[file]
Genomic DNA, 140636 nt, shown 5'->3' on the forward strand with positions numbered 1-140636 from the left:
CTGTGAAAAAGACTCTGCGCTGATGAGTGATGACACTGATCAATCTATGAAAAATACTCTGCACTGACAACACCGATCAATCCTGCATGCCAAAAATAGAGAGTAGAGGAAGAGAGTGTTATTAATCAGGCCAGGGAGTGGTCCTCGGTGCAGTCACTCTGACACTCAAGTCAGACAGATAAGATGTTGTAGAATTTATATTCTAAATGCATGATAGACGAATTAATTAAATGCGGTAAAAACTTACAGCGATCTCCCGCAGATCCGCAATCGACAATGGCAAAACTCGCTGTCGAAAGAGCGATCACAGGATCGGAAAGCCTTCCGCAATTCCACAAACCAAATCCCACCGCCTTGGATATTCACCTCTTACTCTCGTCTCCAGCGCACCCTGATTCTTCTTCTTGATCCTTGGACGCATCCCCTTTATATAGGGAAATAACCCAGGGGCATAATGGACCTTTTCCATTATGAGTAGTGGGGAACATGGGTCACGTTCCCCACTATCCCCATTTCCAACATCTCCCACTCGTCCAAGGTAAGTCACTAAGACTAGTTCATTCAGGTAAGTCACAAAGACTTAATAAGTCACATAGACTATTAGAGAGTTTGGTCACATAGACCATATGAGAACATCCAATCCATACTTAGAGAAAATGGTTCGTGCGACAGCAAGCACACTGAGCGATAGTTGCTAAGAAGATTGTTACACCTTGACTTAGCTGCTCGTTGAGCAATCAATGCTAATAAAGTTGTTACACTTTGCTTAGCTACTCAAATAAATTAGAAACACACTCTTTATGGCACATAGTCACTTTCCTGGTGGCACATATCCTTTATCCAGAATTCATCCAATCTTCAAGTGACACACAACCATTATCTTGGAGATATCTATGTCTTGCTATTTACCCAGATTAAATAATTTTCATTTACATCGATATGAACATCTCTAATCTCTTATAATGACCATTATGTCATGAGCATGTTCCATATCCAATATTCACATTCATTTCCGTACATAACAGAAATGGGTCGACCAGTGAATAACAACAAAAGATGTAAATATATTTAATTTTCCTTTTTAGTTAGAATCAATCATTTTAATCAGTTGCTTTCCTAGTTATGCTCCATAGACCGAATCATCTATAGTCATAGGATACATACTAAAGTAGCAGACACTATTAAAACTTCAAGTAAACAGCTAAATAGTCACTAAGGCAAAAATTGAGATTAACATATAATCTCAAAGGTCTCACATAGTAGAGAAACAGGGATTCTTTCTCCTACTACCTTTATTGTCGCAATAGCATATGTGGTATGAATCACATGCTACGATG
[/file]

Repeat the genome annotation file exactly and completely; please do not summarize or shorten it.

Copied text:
Genomic DNA, 140636 nt, shown 5'->3' on the forward strand with positions numbered 1-140636 from the left:
CTGTGAAAAAGACTCTGCGCTGATGAGTGATGACACTGATCAATCTATGAAAAATACTCTGCACTGACAACACCGATCAATCCTGCATGCCAAAAATAGAGAGTAGAGGAAGAGAGTGTTATTAATCAGGCCAGGGAGTGGTCCTCGGTGCAGTCACTCTGACACTCAAGTCAGACAGATAAGATGTTGTAGAATTTATATTCTAAATGCATGATAGACGAATTAATTAAATGCGGTAAAAACTTACAGCGATCTCCCGCAGATCCGCAATCGACAATGGCAAAACTCGCTGTCGAAAGAGCGATCACAGGATCGGAAAGCCTTCCGCAATTCCACAAACCAAATCCCACCGCCTTGGATATTCACCTCTTACTCTCGTCTCCAGCGCACCCTGATTCTTCTTCTTGATCCTTGGACGCATCCCCTTTATATAGGGAAATAACCCAGGGGCATAATGGACCTTTTCCATTATGAGTAGTGGGGAACATGGGTCACGTTCCCCACTATCCCCATTTCCAACATCTCCCACTCGTCCAAGGTAAGTCACTAAGACTAGTTCATTCAGGTAAGTCACAAAGACTTAATAAGTCACATAGACTATTAGAGAGTTTGGTCACATAGACCATATGAGAACATCCAATCCATACTTAGAGAAAATGGTTCGTGCGACAGCAAGCACACTGAGCGATAGTTGCTAAGAAGATTGTTACACCTTGACTTAGCTGCTCGTTGAGCAATCAATGCTAATAAAGTTGTTACACTTTGCTTAGCTACTCAAATAAATTAGAAACACACTCTTTATGGCACATAGTCACTTTCCTGGTGGCACATATCCTTTATCCAGAATTCATCCAATCTTCAAGTGACACACAACCATTATCTTGGAGATATCTATGTCTTGCTATTTACCCAGATTAAATAATTTTCATTTACATCGATATGAACATCTCTAATCTCTTATAATGACCATTATGTCATGAGCATGTTCCATATCCAATATTCACATTCATTTCCGTACATAACAGAAATGGGTCGACCAGTGAATAACAACAAAAGATGTAAATATATTTAATTTTCCTTTTTAGTTAGAATCAATCATTTTAATCAGTTGCTTTCCTAGTTATGCTCCATAGACCGAATCATCTATAGTCATAGGATACATACTAAAGTAGCAGACACTATTAAAACTTCAAGTAAACAGCTAAATAGTCACTAAGGCAAAAATTGAGATTAACATATAATCTCAAAGGTCTCACATAGTAGAGAAACAGGGATTCTTTCTCCTACTACCTTTATTGTCGCAATAGCATATGTGGTATGAATCACATGCTACGATG